• Formatting is less important. I won't think less of you for using an ugly font in the same way I'll think less of you for confusing its with it's. However, it can make a slight difference, so if you feel like punching it up, here would be my advice:
  1. Follow the standard resume format: Name at the top in big letters; then a Summary or Objectives section; then skills; then work experience; then education; then everything else.
  2. Use plenty of whitespace to clearly separate sections. Label sections with a large-font title.
  3. Use bullets where appropriate. Don't bullet a list of single words; this makes it look like you're padding. However, bullets can be perfect for listing project summaries or titles.
  4. List the years that you were at each job. This isn't a big deal, but I'll be more likely to ask about something you were doing in 2006 than something you were doing in 1996.
  5. Pick a readable font. Personally I like to use serifs for my text and sans-serifs for headers. In any case, you should generally avoid unusual fonts, italics, very small text, and wingdings.
  6. Notwithstanding the cardinal rule to keep it short and simple, don't fret about length. I used to be maniacal about making sure my resume fit on a single page, but haven't received a single-page resume from anyone in all the years I've been interviewing. If your resume is longer than a page or two, ask yourself, does it need to be? If you can trim it down, great! (Once again: the purpose of the resume is not to document everything you've ever done; it's to start and guide our conversation.) If it really needs to be that long, then don't cut out good stuff just to decrease the size; but keep in mind that I may end just reading the first page or two, so be sure the most impotant information is up front. (I usually try to read through a whole resume, no matter how long, but if I learn at 12:50 than I have an interview at 1:00, that just isn't happening.)
Finally, a big one to keep in mind: be prepared to talk about anything you put on the resume. Listing cool languages and technologies may have landed you the interview, but to get the job you will need to show you actually can use them. If you can't write Java, that's totally fine, you'll still get a job. If you list Java as one of your skills, and can't write a simple class or describe what an interface does, then you won't get the job. We can train technical skills, but we can't train honesty and candor.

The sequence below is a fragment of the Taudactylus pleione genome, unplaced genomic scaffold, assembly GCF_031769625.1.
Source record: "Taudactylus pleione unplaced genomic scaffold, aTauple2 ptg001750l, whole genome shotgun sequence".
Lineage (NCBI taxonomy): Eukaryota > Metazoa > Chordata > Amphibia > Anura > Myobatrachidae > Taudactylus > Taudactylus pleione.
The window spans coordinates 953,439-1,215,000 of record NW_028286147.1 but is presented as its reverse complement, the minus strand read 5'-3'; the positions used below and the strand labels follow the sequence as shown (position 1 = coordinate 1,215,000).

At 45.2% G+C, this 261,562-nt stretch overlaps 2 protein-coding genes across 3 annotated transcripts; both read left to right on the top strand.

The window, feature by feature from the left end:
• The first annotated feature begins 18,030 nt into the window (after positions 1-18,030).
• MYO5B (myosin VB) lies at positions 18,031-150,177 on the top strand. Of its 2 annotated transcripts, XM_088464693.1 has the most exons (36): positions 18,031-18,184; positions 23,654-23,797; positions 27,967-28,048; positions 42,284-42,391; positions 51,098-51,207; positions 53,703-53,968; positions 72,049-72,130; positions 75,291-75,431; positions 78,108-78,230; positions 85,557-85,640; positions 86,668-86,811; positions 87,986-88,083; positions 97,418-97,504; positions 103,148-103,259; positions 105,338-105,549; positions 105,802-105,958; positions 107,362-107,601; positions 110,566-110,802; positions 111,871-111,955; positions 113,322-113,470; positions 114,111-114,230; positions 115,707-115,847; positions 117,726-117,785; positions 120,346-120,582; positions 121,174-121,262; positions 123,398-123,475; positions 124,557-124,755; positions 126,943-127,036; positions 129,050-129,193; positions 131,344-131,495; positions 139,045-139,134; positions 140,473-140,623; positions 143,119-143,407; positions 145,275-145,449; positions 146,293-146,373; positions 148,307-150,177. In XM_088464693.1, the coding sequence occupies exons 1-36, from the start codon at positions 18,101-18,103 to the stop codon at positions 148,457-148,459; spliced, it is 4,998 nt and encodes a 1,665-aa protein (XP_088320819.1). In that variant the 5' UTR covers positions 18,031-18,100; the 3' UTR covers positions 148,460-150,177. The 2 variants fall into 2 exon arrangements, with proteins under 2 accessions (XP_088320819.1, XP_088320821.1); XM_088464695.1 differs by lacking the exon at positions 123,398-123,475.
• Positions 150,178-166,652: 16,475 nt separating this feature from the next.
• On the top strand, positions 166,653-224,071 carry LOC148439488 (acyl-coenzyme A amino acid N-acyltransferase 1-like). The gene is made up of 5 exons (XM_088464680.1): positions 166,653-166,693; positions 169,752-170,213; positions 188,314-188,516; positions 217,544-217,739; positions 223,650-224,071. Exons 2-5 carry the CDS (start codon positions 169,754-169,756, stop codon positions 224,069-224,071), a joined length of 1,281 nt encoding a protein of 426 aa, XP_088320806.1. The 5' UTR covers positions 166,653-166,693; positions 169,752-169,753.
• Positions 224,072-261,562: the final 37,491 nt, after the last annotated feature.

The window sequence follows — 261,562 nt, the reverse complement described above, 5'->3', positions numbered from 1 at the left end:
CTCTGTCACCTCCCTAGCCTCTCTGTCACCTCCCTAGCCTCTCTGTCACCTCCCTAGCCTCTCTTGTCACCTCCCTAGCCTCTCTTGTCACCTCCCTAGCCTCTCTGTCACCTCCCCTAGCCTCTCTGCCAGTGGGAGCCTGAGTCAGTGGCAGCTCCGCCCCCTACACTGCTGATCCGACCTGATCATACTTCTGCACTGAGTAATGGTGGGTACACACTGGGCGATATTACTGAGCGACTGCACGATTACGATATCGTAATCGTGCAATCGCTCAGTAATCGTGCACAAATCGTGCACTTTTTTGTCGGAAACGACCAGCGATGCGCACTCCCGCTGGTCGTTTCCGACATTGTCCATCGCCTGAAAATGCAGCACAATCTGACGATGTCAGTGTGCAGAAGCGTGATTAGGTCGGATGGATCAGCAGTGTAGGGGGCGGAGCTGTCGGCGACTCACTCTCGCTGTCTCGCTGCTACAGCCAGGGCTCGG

Along the same lines, be sure that you've actually read your resume and understand it. If I ask you about a project on your resume, it looks really bad if you need to think for a minute about what, exactly, you did for it.

All that being said, I look to the resume to guide me about what questions to ask. I'm not trying to play "gotcha" or catch you off-guard. If I see that a candidate wrote C++ until 2005 and then Java since then, I will be giving coding questions in Java. I'll still expect you to demonstrate that you have worked with C++ in the past (e.g., you should know what a template is and what a destructor does), but it isn't fair for me to judge you in a language that may be rusty for you. If you declare yourself a C++ expert in your resume, then you're saying that it's fair for me to ask you expert-level questions.

One side note: When I interview a candidate, I usually get a Word document copy of their resume. At many large companies, though, they actually accept resumes as plain text files, or convert Word to plain text, to make it easier to search. If you are planning on submitting your resume to multiple companies, consider writing it up in Word first. Then, manually create your own .txt file using Notepad or a similar program. Bring over all the content, but structure it so it looks better in plain text. This will probably mean using more whitespace and CAPITAL LETTERS. By having this in your arsenal, you'll be able to handle submission in any form, whether it's to an individual person, into a web form, or through a jobs database system. Finally, you might want to consider saving a .PDF version as well. This doesn't seem to be as widely used as Word, but it is more portable, non-editable, and stable.

Anyways, that's that! I don't know how much more interviewing I'll be doing in the future, but people who follow the above steps should find themselves in a much better position. Assuming that they are looking for a mobile software engineering position in the San Francisco Bay Area. Good luck! (And, seriously, don't take this as gospel; I'm sure every interviewer has their own preferences and quirks, and what annoys me might be wonderful to someone else.)